She’s Taking Mexico’s Sex Trade to the Next Level: Legitimacy
WHY YOU SHOULD CARE
Because sex work is work too.
La Merced, in downtown Mexico City, is one of the country’s biggest and oldest retail markets. And the world’s oldest profession also thrives there. To the sides of the labyrinth of passageways that run along the market stalls selling, well, everything, stand women of all ages and sizes. Many of them play with their phones as they wait for their clients, leaning against the shops behind them to take the weight off their high-heeled feet.
The street of Corregidora, in the heart of La Merced, is home to La Brigada Callejera, which means Street Brigade. A collective dedicated to fighting for the rights of the country’s sex workers, it was formed nearly 20 years ago by Elvira Madrid because some 3,500 of the city’s estimated 7,000 sex workers are based here. Flitting through a barred door and then through a dank, dark corridor and up a few flights of stairs leads one to La Brigada’s brightly painted office.
On a Monday in early October, it was full. Some 25 sex workers had come to hear a local politician talk about one of the initiatives being considered by the city legislature to formalize sex work and — ideally — give those who provide it more rights and protections. Temístocles Villanueva, a local city deputy with President Andrés Manuel López’s Obrador’s party Morena, was doing his best to look at ease while completely out of his element.
We don’t believe in laws because we have learned that laws are to punish the poor, not the rich.
The initiatives being drawn up (Villanueva’s is one of six) are part of a wide-reaching effort by the city to try to regulate its 2 million informal workers, from taco sellers to shoe shiners. The idea is to include sex workers in the category of “non-salaried” workers and provide them with permits and benefits. “The permit aims to give you better rights, such as employment insurance,” explains Villanueva.
But the women aren’t convinced.
“Look, we don’t believe in laws because we have learned that laws are to punish the poor, not the rich,” says Madrid, 52, in the no-shit style for which she is known. As we talk, she munches on the enchiladas and corn cobs (elotes) passed around by her colleagues. An academic turned activist, she first learned about the reality faced by Mexican sex workers as a student in the 1980s. A professor of hers, Francisco Gómez Jara, published an investigation called The Sociology of Prostitution, and the penny dropped.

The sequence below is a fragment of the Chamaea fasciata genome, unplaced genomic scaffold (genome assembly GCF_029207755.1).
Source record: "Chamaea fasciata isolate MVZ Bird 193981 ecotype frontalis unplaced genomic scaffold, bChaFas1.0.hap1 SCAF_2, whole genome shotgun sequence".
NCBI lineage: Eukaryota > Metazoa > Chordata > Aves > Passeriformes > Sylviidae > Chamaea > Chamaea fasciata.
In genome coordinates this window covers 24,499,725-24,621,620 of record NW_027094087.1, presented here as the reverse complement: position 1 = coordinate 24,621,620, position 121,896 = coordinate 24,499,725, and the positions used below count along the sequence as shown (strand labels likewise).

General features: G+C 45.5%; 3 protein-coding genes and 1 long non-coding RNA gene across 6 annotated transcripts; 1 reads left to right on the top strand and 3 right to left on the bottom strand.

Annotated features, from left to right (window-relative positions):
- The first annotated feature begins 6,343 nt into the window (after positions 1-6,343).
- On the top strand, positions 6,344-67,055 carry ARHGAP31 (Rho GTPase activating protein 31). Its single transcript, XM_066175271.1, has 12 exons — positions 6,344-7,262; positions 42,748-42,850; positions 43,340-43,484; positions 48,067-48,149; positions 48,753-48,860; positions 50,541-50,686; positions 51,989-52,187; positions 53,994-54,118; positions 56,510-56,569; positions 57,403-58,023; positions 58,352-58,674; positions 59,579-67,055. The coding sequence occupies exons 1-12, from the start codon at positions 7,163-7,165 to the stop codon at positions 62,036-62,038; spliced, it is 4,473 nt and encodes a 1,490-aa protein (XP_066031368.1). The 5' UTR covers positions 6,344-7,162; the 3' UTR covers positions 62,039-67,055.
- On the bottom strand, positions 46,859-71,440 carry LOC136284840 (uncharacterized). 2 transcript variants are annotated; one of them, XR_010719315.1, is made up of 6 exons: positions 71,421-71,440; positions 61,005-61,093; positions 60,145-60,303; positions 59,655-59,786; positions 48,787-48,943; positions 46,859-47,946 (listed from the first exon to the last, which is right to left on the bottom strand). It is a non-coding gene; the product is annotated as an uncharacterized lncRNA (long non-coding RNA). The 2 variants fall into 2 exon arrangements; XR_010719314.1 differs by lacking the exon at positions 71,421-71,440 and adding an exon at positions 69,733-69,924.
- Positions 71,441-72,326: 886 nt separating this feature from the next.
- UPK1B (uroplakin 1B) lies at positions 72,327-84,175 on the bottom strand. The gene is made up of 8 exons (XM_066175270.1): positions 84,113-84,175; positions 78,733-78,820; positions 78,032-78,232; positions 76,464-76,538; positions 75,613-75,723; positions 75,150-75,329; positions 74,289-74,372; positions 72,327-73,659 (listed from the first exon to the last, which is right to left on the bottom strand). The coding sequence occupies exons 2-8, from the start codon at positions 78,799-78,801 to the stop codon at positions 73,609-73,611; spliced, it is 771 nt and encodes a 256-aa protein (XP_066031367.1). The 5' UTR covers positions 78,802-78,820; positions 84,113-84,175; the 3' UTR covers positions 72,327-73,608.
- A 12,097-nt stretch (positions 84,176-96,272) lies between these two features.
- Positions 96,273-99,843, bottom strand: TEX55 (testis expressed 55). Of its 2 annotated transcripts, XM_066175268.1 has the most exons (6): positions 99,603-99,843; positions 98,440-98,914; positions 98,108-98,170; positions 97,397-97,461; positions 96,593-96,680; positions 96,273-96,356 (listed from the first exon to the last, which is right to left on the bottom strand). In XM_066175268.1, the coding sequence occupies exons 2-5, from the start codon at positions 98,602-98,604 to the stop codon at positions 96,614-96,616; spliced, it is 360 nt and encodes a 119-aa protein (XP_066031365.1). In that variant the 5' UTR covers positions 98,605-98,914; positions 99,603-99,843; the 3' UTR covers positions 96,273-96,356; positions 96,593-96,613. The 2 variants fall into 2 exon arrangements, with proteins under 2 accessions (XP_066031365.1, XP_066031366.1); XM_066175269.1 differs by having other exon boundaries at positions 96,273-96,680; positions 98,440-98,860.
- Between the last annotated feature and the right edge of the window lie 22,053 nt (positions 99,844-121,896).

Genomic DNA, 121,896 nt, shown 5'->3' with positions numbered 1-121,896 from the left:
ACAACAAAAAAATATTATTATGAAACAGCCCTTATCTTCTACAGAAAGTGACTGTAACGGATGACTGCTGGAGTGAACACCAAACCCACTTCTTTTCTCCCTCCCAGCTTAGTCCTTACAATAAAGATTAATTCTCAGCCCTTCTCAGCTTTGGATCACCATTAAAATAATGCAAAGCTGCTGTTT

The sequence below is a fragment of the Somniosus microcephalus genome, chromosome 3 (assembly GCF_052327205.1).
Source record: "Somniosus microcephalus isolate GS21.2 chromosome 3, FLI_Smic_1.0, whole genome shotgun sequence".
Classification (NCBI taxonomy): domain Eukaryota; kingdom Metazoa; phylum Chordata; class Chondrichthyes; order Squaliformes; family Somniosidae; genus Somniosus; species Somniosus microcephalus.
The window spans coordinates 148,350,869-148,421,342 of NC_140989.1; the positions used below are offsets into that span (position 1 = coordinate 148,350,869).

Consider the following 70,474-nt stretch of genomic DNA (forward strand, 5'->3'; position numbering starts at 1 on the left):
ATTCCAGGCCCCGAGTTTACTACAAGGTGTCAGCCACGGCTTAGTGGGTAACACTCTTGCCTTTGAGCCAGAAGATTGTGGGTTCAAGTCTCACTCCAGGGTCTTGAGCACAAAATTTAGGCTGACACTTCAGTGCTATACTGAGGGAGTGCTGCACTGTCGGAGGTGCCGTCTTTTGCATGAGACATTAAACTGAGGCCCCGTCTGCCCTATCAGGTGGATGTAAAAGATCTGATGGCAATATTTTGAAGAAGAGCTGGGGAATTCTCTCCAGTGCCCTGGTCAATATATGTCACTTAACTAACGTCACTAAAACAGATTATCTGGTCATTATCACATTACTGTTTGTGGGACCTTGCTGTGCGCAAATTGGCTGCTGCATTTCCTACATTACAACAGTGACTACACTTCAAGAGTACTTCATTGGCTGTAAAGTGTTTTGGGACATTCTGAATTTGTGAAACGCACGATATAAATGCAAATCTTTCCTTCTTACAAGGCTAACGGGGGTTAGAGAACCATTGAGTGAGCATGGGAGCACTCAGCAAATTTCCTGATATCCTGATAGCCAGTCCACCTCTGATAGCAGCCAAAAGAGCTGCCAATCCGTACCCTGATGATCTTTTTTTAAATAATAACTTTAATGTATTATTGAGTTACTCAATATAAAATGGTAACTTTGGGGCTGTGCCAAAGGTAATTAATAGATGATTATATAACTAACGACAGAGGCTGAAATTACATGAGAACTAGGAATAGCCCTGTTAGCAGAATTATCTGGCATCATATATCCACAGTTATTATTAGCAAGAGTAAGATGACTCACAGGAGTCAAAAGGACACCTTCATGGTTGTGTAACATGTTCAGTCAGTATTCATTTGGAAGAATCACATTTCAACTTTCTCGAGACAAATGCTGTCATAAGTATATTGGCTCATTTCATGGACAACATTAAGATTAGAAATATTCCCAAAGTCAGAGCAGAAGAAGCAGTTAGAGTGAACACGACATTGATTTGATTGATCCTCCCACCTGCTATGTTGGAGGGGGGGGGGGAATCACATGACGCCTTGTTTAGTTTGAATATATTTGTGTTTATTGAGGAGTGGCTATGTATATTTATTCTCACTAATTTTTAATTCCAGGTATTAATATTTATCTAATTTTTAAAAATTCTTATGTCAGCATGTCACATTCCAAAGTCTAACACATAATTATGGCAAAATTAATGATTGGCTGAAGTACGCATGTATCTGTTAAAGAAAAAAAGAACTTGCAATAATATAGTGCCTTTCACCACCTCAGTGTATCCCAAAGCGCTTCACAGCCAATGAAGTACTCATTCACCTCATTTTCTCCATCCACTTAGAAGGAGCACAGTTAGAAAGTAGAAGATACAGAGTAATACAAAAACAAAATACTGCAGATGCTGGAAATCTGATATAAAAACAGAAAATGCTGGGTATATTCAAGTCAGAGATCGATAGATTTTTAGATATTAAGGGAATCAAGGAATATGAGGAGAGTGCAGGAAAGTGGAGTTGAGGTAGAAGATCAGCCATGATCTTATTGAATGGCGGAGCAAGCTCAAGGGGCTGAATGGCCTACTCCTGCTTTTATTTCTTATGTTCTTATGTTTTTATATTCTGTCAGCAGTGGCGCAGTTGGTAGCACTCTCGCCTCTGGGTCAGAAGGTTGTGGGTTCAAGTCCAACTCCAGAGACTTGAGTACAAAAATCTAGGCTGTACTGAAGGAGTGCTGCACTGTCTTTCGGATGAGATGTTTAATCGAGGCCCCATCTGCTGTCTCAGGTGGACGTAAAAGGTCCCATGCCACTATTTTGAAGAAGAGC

It was the first attempt Madrid could recall to depict the sex trade as the industry it was, rather than simply shame the women, men and trans people working in it. So she told her professor: “What a great investigation. Now, what are we going to do to change all of this?”
Enter La Brigada. But there were challenges to working with a group that’s often vilified and naturally suspicious. “I had to earn their respect. How? By giving it to the police,” she says. She challenged arrests, saying the authorities should be protecting these people, “not fuck[ing] them over. That was when the girls started to see changes and started to act — to come here, to get together, to march for their rights.”
Less than 5 feet tall, with short hair and a sweet, round face, Madrid is a force to be reckoned with. She has received death threats many times, reliving with fiery tears in her eyes a memory of the day five hooded men came for her with guns. She escaped out the back. Another time, they beat her and her colleagues in an alleyway. Like the people she represents, Madrid is a survivor.
Merida has been working in the sex trade since she was 16 and became addicted to sniffing solvents and drinking alcohol. When she first met Madrid, she was immediately captivated. “Before, I didn’t use condoms,” says Merida, who didn’t feel comfortable revealing her last name because of the stigma attached to her profession. “I didn’t realize how important it was. Through Elvira, I learned the need to protect myself.” Madrid helped her get clean and sober and to finish her secondary school education. Merida notes, “I’m not what people try to make me feel — dirty and worth nothing. I know what my rights are now.”
Bitter experience has taught Madrid and her “children” — as some of the sex workers in the group call themselves — to be distrustful of new legal initiatives. A 2012 law against human and sex trafficking, she says, led to some of the harshest repression that the sex-working community in Mexico City has suffered.
“They didn’t discriminate between sex work and trafficking,” Madrid says. “They closed a lot of hotels and imprisoned a lot of women who had nothing to do with trafficking. They said they are rescuing them, but they’re rescuing them from nothing.” That is at the heart of what La Brigada is about — asserting and respecting the rights of women to choose sex work as their profession, to be allowed to work it and improve the conditions in which they do so. La Brigada even produces its own brand of condoms for the price of two pesos each, rather than the going market rate of at least 25 pesos.
After reporting the abuses perpetrated in the name of the trafficking law, La Brigada won its biggest victory in 2013 — an “amparo,” or legal protection from arrest granted by a judge, for sex work in Mexico City. The ruling recognized their profession as a trade and offered some protections from the authorities.
Now, La Brigada is negotiating details of the new legal proposals that will have to get through Claudia Sheinbaum Pardo, Mexico City’s first elected female mayor. Madrid and her cohorts are against tolerance zones (claiming they allow the authorities to control sex workers and determine prices) and against obligatory health checks (which they say police have used to extort sex workers). They are demanding to be seen, heard, respected and, ultimately, just left alone to ply their trade.